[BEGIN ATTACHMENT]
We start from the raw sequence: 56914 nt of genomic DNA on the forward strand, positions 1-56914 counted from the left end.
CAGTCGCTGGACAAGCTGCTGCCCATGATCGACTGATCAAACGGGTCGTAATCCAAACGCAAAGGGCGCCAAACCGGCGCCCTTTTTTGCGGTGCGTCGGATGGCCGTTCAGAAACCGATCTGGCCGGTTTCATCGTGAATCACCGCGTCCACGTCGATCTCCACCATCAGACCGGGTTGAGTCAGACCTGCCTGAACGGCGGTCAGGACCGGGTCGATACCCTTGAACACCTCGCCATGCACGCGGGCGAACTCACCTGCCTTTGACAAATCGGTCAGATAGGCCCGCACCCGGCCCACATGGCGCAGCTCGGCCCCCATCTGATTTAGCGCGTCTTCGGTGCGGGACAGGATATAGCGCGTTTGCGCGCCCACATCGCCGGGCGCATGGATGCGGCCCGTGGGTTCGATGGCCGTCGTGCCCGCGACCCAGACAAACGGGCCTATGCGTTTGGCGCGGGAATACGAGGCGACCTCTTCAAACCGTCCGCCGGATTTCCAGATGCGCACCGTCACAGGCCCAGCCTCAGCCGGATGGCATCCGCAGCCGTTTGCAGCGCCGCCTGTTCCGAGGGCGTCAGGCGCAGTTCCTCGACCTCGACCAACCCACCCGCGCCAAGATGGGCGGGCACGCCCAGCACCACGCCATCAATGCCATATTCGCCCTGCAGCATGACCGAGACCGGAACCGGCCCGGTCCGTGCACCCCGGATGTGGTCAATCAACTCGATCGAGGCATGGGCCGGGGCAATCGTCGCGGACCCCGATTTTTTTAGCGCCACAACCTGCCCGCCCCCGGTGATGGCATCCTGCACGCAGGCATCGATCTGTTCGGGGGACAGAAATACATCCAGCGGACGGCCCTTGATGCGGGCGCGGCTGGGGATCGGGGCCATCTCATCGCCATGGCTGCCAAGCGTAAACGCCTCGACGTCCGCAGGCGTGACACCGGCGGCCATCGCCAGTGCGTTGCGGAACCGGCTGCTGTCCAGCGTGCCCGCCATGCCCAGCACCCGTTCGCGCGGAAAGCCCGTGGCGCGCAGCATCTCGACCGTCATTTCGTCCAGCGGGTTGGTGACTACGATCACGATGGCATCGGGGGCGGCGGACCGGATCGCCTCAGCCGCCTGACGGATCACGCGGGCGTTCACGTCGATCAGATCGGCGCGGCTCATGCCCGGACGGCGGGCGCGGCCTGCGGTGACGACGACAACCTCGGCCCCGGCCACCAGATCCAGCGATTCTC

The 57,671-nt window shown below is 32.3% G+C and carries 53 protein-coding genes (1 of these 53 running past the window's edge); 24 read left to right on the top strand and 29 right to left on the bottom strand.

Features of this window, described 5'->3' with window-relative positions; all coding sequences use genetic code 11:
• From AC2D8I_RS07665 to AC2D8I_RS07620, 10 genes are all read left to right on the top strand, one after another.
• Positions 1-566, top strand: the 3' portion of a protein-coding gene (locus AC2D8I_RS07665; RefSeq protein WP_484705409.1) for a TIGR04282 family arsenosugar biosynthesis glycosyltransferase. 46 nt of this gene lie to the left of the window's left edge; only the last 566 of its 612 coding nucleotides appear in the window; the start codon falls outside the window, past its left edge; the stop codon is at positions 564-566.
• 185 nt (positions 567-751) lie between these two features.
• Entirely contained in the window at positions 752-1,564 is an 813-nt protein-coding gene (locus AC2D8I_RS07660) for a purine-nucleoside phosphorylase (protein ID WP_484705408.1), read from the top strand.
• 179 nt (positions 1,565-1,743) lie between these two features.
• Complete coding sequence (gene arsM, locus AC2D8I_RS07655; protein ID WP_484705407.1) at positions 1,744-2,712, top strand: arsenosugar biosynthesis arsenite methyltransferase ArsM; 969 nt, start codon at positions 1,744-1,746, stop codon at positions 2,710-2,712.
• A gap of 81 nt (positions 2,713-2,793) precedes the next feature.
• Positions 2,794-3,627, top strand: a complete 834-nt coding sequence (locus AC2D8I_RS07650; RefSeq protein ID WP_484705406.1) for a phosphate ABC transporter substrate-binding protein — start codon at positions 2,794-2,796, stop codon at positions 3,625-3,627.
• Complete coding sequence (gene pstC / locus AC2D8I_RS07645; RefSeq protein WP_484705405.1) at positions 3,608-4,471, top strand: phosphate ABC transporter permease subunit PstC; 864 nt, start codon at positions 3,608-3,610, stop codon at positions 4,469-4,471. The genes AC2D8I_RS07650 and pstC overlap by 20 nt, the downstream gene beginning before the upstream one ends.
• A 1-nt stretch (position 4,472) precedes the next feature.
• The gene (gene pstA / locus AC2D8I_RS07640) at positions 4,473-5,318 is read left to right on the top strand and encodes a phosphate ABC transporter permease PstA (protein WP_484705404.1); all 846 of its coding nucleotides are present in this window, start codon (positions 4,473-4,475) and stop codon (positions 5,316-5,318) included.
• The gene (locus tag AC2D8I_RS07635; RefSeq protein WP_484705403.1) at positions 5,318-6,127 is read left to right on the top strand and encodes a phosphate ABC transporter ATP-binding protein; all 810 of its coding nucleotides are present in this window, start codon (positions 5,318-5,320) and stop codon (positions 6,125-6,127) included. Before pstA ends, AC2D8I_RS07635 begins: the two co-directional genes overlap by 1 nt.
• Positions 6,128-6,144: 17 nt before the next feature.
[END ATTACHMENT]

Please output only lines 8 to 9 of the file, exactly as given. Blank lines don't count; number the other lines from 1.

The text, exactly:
• Entirely contained in the window at positions 752-1,564 is an 813-nt protein-coding gene (locus AC2D8I_RS07660) for a purine-nucleoside phosphorylase (protein ID WP_484705408.1), read from the top strand.
• 179 nt (positions 1,565-1,743) lie between these two features.